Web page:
10 july 2014
A new case report from France offers a reminder of why people who use medical devices like asthma inhalers should take warnings on the product label seriously.
A 74-year-old asthmatic man was burning leaves when he heard an explosion and felt something pierce the right side of his chest. At the hospital, doctors found an entry wound between his ribs, but no exit wound.
Imaging revealed what appeared to be a nebulizer canister wedged between his liver and diaphragm. Doctors believe the man’s inhaler fell from his pocket into the fire and exploded.
Dr. Stanislas Ledochowski of the Hospitalier Universitaire Lyons Sud, who examined the man, told Reuters Health, “Fortunately, it is to be considered as an exceptional event, and since it was the only described case in the medical literature, we thought describing such an occurrence could be of medical interest.”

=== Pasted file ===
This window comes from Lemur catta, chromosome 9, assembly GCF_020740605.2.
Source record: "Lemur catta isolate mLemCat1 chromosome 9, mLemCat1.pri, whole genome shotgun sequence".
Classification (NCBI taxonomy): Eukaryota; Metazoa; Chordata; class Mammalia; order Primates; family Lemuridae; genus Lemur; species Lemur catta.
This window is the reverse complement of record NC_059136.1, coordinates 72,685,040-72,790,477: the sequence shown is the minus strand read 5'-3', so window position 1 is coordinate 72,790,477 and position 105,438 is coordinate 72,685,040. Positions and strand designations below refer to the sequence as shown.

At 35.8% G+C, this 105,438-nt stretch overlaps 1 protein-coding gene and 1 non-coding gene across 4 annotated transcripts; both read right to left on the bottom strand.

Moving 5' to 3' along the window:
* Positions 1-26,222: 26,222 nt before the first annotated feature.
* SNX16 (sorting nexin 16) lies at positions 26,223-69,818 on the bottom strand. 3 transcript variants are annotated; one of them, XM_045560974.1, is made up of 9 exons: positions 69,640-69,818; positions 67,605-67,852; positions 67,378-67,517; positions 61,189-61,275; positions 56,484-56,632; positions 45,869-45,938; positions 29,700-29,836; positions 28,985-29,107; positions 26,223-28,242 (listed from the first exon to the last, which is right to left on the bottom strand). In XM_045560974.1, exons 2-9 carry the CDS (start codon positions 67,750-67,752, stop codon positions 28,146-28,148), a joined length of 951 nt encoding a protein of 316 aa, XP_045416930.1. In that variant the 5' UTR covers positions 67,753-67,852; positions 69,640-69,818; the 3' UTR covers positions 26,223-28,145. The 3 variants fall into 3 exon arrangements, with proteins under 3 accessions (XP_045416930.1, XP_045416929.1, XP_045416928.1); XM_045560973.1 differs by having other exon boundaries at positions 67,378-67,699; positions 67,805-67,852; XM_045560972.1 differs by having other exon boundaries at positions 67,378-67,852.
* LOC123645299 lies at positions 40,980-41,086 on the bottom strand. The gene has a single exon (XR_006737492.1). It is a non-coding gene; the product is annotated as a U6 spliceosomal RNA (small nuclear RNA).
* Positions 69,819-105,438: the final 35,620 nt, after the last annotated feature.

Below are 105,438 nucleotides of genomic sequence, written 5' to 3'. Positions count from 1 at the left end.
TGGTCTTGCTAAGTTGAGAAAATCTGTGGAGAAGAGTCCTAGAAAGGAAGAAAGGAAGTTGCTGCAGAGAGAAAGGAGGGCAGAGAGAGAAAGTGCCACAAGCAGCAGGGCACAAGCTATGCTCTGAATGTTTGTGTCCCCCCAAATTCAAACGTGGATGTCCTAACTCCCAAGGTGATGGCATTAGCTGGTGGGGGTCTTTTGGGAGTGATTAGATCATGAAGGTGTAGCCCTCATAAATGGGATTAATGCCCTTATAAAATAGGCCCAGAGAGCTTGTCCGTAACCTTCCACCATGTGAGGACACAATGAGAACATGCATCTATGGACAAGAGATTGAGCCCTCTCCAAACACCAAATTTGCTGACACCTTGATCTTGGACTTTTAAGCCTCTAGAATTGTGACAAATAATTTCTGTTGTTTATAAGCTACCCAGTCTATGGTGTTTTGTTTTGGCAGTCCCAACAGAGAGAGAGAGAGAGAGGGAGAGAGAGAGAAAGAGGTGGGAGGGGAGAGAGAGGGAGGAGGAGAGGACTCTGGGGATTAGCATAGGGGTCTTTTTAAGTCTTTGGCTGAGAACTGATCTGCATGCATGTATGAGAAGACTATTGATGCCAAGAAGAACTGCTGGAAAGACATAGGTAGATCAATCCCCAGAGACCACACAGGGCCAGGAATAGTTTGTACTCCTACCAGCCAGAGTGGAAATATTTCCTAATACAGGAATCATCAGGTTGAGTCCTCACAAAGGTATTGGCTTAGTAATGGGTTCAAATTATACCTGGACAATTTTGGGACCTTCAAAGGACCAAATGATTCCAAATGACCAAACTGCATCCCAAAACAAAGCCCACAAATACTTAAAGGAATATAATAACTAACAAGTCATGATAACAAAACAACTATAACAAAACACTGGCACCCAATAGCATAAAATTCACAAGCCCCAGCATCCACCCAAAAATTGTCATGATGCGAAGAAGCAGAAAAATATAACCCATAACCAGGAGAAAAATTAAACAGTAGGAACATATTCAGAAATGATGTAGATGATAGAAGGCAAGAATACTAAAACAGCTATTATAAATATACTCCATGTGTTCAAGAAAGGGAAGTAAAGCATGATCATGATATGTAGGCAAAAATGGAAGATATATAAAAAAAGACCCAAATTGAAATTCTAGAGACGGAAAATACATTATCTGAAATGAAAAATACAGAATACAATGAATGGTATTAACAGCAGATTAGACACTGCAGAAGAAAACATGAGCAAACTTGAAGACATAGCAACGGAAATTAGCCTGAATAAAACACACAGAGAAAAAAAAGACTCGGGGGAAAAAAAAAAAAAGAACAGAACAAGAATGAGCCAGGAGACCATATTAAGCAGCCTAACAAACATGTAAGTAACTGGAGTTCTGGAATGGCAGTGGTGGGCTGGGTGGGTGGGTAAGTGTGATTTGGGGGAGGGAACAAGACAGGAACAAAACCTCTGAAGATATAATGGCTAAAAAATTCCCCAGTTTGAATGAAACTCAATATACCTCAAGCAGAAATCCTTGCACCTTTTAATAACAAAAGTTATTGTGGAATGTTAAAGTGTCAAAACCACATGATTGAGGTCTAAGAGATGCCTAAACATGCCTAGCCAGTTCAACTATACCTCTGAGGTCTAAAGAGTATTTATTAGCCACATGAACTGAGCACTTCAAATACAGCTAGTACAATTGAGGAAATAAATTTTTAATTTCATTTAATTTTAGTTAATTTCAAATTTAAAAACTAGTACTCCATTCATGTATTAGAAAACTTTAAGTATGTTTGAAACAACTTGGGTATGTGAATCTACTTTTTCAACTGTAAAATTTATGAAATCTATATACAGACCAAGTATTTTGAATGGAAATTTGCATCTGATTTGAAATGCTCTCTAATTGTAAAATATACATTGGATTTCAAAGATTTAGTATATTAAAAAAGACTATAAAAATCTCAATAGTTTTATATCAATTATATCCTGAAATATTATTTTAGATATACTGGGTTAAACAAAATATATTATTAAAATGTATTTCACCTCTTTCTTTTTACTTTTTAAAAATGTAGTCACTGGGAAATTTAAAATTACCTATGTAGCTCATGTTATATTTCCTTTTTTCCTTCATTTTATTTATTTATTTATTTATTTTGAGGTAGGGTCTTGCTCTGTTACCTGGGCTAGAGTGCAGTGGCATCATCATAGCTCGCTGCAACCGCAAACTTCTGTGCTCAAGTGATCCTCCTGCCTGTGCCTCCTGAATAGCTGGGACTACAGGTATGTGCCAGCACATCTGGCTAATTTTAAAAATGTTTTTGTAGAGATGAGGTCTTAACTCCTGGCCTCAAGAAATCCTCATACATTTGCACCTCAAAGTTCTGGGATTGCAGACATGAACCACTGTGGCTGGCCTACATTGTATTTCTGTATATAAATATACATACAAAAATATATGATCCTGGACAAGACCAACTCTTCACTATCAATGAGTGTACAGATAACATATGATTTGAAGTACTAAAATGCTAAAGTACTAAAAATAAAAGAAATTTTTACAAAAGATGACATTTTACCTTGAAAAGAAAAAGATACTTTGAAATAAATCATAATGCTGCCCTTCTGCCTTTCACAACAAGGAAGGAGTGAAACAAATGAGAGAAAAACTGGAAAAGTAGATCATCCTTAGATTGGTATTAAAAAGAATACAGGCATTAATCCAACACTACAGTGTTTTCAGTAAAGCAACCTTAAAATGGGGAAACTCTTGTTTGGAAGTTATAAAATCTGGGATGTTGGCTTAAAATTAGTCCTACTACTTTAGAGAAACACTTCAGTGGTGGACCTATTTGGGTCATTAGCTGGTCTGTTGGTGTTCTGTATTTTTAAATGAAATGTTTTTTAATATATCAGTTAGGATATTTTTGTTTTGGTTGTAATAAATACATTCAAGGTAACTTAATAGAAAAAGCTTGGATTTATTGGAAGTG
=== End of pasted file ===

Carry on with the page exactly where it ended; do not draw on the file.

Inhalers, a portable form of nebulizer, turn liquid medication into a fine mist, which is the fastest way for people with asthma or other lung conditions to dose themselves during an attack.
But the devices contain pressurized gas along with medication, and canisters of albuterol, the drug the patient used, carry a warning to keep them away from flames or high heat.